We caught the train back into town, and were going to check out the London Eye. It was a fairly big ride back into the center, but it was good to sit for a bit. We got out at Waterloo station, and had to dodge a few rain showers as we made our way to the Eye. Once we got there the lines were huge. I went in and figured the ticketing system, and from what I could tell it was much faster to order online and come back on a later day. Cheaper too.

I checked the guide book, and it recommended a cafe in the park, facing Buckingham Palace as a good, quiet place to rest, so we took a walk across the bridge, past Parliament (not the band), listened to Big Ben chime the 45 minute mark (would have preferred to Listen to Parliament, the band, but take what you can get…), and kept following the crowds out. We got a few photos outside Westminster Abbey, and eventually made our way to the park. It was much less busy, and had beautiful views of London in all directions.

The Cafe in the park (called In The Park – clever) was pretty reasonable, for a park cafe, and we had some food, cheese, and wine. It was a great place to watch people, ducks, and the view. This was a very diferent London from the one on our first trip. Being able to find affordable food, and some quiet laces really transforms a city. We loved it.

As it started to get late, we waked across the park, over to Trafalgar Square, and up to Picadilly Circus. We peeked int the Ripley Believe it or Not Museum and got a discount on entry by chatting up one of the workers out front. It was five floors of Ripley stuff, including a mirror maze. Not a bad show, although a bit overpriced, but we liked it.

On he way out grabbed one of the flyers for the Red tour buses, and saw that they had discounts on the eye in one of their packages. I could check that online – back at the apartment. We headed back, grabbed some takeout food from the Lebanese street behind out apartment and crashed.

We got another early start. We had to get checked in in London, and return the rental car. When in Paris, I waited a bit too long and almost missed my return window, and I wasn’t about to do that this time. I was still timing my gas consumption at this point, as we pre-bought the tank, and there was no way I was giving these bastards one drop more than I had too.

We flew back to London, the freeways were clear and fast, great weather, the works. Even the Red Bull had just the right amount of fizz. You really couldn’t ask for a better drive.

Then we hit Heathrow.

The rain and traffic hit at the same time. The traffic stopped dead and the freeway was covered in standing water in parts. Apparently, the English have never heard of these new inventions called “Storm Drains”. Pipe the shit right out of your house…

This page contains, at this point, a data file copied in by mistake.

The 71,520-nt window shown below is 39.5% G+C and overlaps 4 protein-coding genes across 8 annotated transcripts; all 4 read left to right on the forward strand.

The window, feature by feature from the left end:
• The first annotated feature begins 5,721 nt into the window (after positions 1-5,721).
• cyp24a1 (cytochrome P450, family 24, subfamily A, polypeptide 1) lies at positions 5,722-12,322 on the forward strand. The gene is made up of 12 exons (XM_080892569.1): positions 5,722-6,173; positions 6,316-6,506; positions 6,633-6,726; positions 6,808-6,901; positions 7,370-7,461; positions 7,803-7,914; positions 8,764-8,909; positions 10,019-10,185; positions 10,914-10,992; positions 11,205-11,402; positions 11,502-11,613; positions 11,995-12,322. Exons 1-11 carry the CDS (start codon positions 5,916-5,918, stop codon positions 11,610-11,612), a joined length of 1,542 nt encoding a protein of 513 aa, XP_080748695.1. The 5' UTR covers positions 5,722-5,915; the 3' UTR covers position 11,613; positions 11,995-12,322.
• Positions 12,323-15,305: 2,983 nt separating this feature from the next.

We slowly ground our way into the center of the city, and lucky for us once we were off the freeway things let up and we could get to our apartment without too much trouble. We were just a block or so North of the Lancaster Gate Tube station, in a nice street. Yulia went in to check in, and I started to get the bags. The room wasn’t ready, so we had them store our bags while Yulia and Sasha walked around Hyde Park, and I took the car back.

I set the GPS for Hertz Heathrow Return and started heading back. My gas light came on the dash, and I could see that it said I had 25 miles left. The GPS said I had to go 12. Easy. Halfway there, the gas light started *blinking*, but it still told me 25 miles range. Hmmm. I pulled into Heathrow, and then I started having trouble with the return ramps. Recent construction didn’t match the GPS, and there were no signs of any kind for rental return, like I see at most airports. On my second lap of the terminal, the central dash changed from 25 miles to: !!!REFUEL!!!

Not good.

I checked my paperwork quickly and it gave the perimeter road as a dropoff point. I checked the GPS and found another Hetrz point on the Perimeter Road. Activating that I got out of the Terminal Loop, Gas light blinking madly, and drove along the perimeter road a bit. I was real gentle with the brakes, not wanting to need to accelerate, or to slosh the tank for that matter. I rolled into the lot, lights blinking, and fuel gauge pegged on empty. The Fine gentleman checked my car, found no dents and signed me out. I figured he could push it from there and I got on the shuttle back to the terminal.

I wasn’t going to pay a taxi back into ton, and our hotel was just two blocks from Paddington Station (note: I loved Paddington Bear as a child. Bugger off.) So I caught the train from the airport back into town. It was too easy. Te terminal has a tunnel to the airport station, and there is an express train that only takes 15 minutes to get to downtown. Once back I met Yulia and Sasha in the room, and Yulia told me that she spent that time fighting the front desk over which room we were going to get.

Apparently the first room was a nasty shoebox, with everything but a chalk outline of the last tenant. She went back and forth with them, and naturally, since Russian beats Englishman (even Indian-Englishman in this case) we got a new room. Still old and funky, but a much better place than the first two. We celebrated being done with the car and being at our final destination by walking along the park and finding a great little Italian place near Notting Hill. After that we went to the Tube station and got our passes for the week setup, then tooled around town for a bit before walking back through the park to the hotel.

It was still hot and muggy.